My fiancé and I purchased our home August 31, 2009. The sellers disclosure stated there was water in basement but a french drain was installed. After some research on the internet I learned that most french drains come with some time of a warranty. Our real-estate agent contacted the seller’s agent to find out what company installed in the french drain. The seller told our agent that she never had a french drain installed, she thought the rain spout was a french drain. We have received two estimates from water-proofers, the estimates range from $3,500 to $4,000. I have also heard that the seller may be able to get away with this because she rented the property out during her ownership,she never actually lived there... is this true ?
Landlord / Tenant Lawyer
Based on what you state, it appears that you may have a good claim under Pennsylvania law. However, be aware that disclosure cases are often hard to prove. However, if there was a disclosure stating that there was a french drain when there was none, your case may be the exception. You will need a lawyer to pursue a case of this type.
Clifford L Tuttle, Jr
Attorney at Law
Real Estate Attorney
I regularly handle failure to disclose cases an I teach the Pennsylvania Bar Institute CLE course on this topic. This does not make me smarter than the next lawyer, bit I have some experience.
Your first problem is $3,500 to 4,000 in damages. In order to be financially worthwhile these case need somewhere between $25,000 and 50,000 in damages. If you sue, you will bring claims under two statutes: The Sellers Disclosure Act and the Unfair Trade Practices and Consumer Protection Law. The later act permits trebling of damages and attorney fee shifting. I have seen many cases where the defendant ends up paying the buyer's attorneys fees. I have seen few cases where the damages are trebled. I have a case now involving a large national builder whose conduct was so egregious that damages may be trebled, but trebling is rare. In that case damages were in excess of $1M due to injuries to the family caused by chemical contamination of a new home. Your case, at least based on what you have said, is not that bad.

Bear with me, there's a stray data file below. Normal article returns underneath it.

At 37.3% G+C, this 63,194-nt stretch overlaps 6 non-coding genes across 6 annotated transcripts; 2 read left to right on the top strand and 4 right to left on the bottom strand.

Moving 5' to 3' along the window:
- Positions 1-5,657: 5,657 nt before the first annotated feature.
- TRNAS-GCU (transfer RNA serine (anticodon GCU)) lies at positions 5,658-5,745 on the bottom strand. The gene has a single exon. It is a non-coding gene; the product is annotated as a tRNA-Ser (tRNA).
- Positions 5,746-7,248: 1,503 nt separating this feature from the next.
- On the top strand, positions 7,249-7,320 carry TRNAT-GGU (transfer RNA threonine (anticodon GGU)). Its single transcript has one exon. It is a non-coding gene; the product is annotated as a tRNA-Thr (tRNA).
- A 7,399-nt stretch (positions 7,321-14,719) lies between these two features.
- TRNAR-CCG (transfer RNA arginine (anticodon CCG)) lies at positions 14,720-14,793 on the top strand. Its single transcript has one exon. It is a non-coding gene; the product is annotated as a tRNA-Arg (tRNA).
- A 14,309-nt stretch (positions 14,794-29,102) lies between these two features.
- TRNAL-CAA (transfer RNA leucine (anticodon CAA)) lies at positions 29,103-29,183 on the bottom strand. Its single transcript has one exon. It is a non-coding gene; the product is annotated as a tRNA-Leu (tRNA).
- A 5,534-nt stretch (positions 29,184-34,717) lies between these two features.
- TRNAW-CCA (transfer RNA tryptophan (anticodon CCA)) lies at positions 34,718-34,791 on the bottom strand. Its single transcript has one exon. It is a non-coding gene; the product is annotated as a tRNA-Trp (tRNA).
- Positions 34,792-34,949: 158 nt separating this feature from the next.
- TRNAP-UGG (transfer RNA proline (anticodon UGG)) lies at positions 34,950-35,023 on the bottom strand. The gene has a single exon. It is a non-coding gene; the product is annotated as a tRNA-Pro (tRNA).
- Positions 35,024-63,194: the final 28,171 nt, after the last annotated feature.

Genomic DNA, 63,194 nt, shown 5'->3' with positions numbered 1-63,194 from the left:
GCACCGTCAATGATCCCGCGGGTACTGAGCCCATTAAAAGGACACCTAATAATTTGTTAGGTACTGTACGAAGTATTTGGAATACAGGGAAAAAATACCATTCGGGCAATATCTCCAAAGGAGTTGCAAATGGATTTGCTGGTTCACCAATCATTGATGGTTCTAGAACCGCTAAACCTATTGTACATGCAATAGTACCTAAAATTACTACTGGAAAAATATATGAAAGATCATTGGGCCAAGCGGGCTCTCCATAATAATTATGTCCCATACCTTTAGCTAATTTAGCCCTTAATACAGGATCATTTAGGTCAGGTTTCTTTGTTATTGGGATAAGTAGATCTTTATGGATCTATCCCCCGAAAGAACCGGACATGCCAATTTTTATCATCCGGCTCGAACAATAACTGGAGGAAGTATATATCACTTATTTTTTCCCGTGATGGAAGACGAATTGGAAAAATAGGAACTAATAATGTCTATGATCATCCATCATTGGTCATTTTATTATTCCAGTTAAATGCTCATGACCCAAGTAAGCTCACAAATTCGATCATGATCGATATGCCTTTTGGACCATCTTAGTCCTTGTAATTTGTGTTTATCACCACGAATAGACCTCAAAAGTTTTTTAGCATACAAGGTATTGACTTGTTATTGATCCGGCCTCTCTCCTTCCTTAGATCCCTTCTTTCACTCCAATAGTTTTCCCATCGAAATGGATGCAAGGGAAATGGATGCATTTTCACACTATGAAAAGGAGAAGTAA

The hardest thing to prove is that you relied on the representation of the installation of a french drain. The seller will point to the provision in your agreement of sale known as the integration clause (There are no representation, oral or otherwise relied upon ... this is the entire agreement between the parties etc.) and tell the judge that based on that clause the seller's disclosure is not admissible in evidence due to the parol evidence rule. If the judge agrees, out goes you UTPCPL claim and the fee shifting. That leaves you with an action under the Sellers Disclosure Act. A case under that Act will cost you about $7,500 in legal fees to try in arbitration.
Now that I have you depressed...... perhaps this solution will do. Get photos of the damage and water, get written estimates from two contractors, go to Magistrate District Court (Small Claims) and put on your case. It will cost you less than $150 and you'll have a shot. You need a lawyer but since the economics don't work, try this.
DISCLAIMER The response given is not intended to create, nor does it create an ongoing duty to respond to questions. The response does not form an attorney-client relationship, nor is it intended to be anything other than the educated opinion of the author. It should not be relied upon as legal advice. The response given is based upon the limited facts provided by the person asking the question. To the extent additional or different facts exist, the response might possibly change. Attorney is licensed to practice law only in the Commonwealth of Pennsylvania. Responses are based solely on Pennsylvania law unless stated otherwise.
James S. Tupitza
212 West Gay Street
West Chester, PA 19380